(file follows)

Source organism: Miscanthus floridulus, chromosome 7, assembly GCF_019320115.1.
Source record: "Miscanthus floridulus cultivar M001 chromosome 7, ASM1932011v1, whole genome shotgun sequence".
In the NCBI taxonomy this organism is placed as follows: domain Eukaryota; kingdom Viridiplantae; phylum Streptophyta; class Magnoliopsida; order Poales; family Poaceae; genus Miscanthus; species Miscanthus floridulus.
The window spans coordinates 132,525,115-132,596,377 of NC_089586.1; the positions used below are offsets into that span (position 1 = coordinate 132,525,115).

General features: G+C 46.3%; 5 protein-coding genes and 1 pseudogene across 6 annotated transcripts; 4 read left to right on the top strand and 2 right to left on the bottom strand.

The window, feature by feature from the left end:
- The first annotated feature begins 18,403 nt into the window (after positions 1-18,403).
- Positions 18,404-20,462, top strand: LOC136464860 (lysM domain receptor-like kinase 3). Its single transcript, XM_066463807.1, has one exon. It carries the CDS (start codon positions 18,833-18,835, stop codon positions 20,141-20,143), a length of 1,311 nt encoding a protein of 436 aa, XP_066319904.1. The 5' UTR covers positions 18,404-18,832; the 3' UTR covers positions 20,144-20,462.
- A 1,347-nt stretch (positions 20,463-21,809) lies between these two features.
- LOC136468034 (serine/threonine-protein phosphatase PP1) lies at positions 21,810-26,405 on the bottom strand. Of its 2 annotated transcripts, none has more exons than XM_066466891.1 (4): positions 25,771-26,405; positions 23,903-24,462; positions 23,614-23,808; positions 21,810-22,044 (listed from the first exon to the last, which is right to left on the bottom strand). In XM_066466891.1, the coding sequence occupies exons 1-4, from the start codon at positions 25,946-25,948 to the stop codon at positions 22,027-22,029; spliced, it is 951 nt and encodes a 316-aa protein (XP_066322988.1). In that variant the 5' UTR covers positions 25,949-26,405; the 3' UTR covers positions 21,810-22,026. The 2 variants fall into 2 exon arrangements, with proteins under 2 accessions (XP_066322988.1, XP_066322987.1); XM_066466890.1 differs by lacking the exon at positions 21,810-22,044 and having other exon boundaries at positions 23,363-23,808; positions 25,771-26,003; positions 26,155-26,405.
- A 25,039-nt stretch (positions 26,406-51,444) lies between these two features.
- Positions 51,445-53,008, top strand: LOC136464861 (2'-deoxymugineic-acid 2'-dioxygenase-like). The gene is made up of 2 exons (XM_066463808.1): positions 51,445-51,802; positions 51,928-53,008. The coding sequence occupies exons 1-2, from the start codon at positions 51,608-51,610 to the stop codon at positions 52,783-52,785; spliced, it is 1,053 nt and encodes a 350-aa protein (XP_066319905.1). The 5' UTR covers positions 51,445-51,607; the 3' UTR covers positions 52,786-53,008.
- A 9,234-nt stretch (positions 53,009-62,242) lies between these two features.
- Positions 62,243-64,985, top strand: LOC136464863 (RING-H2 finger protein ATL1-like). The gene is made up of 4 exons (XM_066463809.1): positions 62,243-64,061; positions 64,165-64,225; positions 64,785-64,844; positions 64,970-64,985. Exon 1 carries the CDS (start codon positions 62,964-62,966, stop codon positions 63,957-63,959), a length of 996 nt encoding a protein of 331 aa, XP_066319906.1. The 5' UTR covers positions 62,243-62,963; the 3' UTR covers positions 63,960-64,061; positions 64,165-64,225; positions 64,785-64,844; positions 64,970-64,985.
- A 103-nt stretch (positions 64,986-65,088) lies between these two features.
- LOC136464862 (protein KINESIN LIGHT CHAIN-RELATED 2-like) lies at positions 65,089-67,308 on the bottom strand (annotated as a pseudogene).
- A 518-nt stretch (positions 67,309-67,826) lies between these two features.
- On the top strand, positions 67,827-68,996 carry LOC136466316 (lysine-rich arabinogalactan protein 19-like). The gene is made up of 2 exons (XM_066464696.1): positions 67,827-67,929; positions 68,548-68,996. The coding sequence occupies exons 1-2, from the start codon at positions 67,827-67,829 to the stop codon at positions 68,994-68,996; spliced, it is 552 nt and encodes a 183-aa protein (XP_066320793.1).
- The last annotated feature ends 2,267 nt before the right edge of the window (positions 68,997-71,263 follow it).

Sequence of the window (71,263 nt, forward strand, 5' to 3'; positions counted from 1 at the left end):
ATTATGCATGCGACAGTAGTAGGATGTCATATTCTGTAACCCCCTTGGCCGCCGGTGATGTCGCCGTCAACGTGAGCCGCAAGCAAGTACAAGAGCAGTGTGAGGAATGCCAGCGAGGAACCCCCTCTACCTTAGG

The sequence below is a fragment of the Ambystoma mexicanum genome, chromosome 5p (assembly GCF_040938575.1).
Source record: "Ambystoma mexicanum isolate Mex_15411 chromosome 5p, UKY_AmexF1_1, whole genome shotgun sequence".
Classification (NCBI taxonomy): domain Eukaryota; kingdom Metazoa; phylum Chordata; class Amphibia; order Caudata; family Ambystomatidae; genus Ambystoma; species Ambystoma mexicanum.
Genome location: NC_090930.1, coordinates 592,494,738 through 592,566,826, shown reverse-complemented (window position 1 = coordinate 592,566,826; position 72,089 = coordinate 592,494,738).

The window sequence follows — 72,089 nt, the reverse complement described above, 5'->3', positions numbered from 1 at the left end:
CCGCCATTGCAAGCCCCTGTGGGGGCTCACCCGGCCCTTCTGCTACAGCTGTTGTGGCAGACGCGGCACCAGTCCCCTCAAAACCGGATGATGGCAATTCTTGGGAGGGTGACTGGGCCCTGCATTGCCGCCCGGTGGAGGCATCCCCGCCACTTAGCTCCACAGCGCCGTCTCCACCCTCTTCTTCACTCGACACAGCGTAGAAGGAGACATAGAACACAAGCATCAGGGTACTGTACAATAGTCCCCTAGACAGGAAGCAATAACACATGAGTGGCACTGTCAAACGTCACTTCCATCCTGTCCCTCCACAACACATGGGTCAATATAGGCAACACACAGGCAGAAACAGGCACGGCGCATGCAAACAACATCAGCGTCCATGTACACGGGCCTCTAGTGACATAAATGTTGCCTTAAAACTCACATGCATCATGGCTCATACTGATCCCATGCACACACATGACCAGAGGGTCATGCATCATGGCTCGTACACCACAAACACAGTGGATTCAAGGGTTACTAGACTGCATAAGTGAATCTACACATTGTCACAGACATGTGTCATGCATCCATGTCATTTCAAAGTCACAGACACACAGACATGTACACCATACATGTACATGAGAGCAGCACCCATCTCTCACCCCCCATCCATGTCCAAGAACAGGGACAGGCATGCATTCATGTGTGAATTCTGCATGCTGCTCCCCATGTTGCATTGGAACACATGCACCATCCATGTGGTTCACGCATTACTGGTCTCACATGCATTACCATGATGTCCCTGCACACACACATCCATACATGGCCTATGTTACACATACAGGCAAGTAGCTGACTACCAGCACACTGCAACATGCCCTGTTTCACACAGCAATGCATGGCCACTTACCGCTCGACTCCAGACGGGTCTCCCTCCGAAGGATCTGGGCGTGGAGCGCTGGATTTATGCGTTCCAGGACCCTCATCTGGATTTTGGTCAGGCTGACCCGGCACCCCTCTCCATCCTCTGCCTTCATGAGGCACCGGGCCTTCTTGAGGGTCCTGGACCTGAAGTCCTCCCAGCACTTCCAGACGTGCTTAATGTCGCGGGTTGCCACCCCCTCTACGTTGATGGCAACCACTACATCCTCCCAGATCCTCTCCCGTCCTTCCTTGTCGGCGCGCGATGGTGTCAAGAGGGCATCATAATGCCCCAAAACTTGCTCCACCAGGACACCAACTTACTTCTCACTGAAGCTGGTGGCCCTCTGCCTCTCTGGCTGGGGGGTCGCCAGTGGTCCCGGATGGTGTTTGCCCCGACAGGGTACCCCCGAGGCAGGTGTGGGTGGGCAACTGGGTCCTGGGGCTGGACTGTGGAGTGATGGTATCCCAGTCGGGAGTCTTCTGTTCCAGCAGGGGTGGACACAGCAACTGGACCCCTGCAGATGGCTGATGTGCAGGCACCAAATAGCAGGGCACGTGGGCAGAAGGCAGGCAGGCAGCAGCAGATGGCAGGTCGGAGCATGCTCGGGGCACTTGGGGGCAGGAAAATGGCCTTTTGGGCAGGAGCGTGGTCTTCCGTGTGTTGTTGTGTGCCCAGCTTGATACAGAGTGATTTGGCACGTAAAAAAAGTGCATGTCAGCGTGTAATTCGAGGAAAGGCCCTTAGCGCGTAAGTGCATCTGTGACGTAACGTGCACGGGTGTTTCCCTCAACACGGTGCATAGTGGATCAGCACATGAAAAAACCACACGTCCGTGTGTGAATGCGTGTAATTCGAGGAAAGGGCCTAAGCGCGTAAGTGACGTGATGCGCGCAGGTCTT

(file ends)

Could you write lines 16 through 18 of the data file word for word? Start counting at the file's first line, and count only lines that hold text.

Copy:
- LOC136464862 (protein KINESIN LIGHT CHAIN-RELATED 2-like) lies at positions 65,089-67,308 on the bottom strand (annotated as a pseudogene).
- A 518-nt stretch (positions 67,309-67,826) lies between these two features.
- On the top strand, positions 67,827-68,996 carry LOC136466316 (lysine-rich arabinogalactan protein 19-like). The gene is made up of 2 exons (XM_066464696.1): positions 67,827-67,929; positions 68,548-68,996. The coding sequence occupies exons 1-2, from the start codon at positions 67,827-67,829 to the stop codon at positions 68,994-68,996; spliced, it is 552 nt and encodes a 183-aa protein (XP_066320793.1).